Goat's favorite forages, fodder, etc

Discussion in 'Goats' started by chancehayden, Apr 16, 2011.

  1. chancehayden

    chancehayden Well-Known Member

    Messages:
    134
    Joined:
    Jan 30, 2011
    These are plants I'm trying to incorporate into the landscape I hope to create for a dairy goat farm one day. I've gleaned this info from various sources so what I'm hoping for is that some of you have experience with these plants and goats and can tell me if they like them. Also, if you have any more in mind or have seen your goats eat it preferentially please include. Thanks

    Alfalfa
    Kudzu
    Lambsquarters
    Tagataste
    Sericea Lespedeza
    Sunflower Seeds
    Chicory
    Comfery
    Honeysuckle
    Stinging Nettles
    Mangels
    Jerusalem Artichokes
    Velvetleaf?
    Amaranth?
    Acorns?
    Epimedium
    Thistles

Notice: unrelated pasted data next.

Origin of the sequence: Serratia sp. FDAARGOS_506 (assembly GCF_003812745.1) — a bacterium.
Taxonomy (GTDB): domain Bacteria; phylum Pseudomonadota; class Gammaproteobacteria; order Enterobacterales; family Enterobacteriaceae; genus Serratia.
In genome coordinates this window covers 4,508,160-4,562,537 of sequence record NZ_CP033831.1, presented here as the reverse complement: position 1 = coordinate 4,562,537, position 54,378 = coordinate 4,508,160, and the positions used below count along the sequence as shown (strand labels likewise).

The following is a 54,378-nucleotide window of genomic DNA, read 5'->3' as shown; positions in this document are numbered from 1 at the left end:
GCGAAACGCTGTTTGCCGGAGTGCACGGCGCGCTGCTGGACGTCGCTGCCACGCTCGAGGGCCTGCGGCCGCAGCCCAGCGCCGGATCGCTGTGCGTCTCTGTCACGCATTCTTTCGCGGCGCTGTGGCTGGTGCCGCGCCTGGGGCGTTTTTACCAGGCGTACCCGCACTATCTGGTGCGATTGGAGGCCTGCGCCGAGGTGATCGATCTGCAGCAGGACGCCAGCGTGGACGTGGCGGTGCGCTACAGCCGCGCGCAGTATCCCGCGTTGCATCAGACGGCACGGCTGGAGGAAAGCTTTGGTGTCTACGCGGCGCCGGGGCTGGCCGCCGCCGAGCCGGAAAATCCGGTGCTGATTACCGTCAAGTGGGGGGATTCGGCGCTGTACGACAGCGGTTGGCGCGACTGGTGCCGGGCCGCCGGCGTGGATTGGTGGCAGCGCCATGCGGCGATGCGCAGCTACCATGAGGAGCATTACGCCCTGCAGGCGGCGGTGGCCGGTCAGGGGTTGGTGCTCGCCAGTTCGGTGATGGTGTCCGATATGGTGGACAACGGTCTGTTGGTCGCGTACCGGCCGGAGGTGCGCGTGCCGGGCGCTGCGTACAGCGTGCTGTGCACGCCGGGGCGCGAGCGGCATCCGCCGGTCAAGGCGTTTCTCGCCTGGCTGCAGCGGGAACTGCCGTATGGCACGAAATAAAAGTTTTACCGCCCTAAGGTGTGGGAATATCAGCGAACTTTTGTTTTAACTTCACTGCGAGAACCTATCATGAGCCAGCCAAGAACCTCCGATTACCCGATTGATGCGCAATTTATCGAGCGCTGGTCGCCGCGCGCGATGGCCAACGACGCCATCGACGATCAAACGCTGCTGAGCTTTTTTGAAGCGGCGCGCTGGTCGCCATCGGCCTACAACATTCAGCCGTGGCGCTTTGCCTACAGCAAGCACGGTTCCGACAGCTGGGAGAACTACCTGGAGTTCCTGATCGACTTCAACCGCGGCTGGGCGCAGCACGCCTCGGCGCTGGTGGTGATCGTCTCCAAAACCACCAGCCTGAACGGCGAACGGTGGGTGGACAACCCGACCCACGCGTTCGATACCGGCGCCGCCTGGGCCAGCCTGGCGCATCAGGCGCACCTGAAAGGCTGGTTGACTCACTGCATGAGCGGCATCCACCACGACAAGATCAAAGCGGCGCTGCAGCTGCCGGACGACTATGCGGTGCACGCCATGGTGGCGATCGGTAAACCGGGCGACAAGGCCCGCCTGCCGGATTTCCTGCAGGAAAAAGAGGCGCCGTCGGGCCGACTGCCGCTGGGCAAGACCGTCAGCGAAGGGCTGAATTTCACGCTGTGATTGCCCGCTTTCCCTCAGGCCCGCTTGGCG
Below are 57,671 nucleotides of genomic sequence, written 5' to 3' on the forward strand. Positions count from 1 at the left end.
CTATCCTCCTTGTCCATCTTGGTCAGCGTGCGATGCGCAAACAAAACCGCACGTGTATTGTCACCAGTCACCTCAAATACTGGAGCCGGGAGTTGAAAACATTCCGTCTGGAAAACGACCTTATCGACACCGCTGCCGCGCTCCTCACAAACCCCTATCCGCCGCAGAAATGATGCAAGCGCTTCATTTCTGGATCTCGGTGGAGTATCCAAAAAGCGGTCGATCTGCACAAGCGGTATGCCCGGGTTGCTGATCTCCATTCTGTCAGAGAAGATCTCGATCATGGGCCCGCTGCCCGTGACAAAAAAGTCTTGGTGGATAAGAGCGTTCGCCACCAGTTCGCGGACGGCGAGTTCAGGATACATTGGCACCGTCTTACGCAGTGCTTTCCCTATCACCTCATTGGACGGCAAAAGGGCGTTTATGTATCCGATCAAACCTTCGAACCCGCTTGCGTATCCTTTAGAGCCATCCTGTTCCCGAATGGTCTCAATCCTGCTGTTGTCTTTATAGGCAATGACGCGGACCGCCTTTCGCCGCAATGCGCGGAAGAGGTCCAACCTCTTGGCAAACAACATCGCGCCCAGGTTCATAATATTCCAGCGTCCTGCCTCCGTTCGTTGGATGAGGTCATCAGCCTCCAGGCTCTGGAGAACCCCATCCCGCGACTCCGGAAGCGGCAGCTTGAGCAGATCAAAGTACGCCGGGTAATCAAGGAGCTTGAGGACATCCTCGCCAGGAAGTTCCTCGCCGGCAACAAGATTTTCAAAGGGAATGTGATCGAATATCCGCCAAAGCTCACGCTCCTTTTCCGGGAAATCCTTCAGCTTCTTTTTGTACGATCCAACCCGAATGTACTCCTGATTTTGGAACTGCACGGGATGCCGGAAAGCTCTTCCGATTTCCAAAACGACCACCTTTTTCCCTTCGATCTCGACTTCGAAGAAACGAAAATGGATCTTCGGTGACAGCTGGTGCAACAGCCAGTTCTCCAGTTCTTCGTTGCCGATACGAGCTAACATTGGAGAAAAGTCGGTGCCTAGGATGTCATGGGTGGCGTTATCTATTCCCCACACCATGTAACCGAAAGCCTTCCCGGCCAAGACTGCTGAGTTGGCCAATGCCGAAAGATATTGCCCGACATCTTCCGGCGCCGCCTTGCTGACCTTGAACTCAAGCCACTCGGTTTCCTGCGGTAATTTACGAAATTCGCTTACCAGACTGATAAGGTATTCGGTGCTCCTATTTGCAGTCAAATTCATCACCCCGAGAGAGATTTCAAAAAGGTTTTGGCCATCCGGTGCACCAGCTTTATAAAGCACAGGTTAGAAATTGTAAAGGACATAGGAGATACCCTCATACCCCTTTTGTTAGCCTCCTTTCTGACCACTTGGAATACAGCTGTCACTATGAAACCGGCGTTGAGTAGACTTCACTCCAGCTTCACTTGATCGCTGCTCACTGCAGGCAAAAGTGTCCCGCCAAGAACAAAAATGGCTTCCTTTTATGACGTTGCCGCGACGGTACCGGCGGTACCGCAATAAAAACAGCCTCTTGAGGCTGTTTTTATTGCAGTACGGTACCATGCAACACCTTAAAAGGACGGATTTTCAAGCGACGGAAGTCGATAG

Purple Deadnettle
    Leafy Spurge (invasive)
    Dandelion
    Yarrow
    Matua
    Blackberries/Raspberries
    Tribulus
    Clovers
    Cannabis
    Wheatgrass
    Sage
    Mustard
    Chamomile
    Borage
    Lovage
    Echinacea
    Apios Americana
    Perennial Sunflowers
    Alfalfa, clover, wheatgrass hay mix, and comfrey?
    Red alder, redcedar, salmonberry
    Squash
    Kale
    Honey and Black Locust
    Capers
    Alfalfa, Italian ryegrass hay mix
    Eleagnus
    Weeping Willow
    Poplar
    Sugar Maple
    Buckwheat
    Mimosa
     
  2. chancehayden

    chancehayden Well-Known Member

    Messages:
    134
    Joined:
    Jan 30, 2011
    Goji Berry Shrubs
    Seabuckthorn shrubs
     

  3. prairiedog

    prairiedog Well-Known Member Supporter

    Messages:
    1,851
    Joined:
    Jan 18, 2007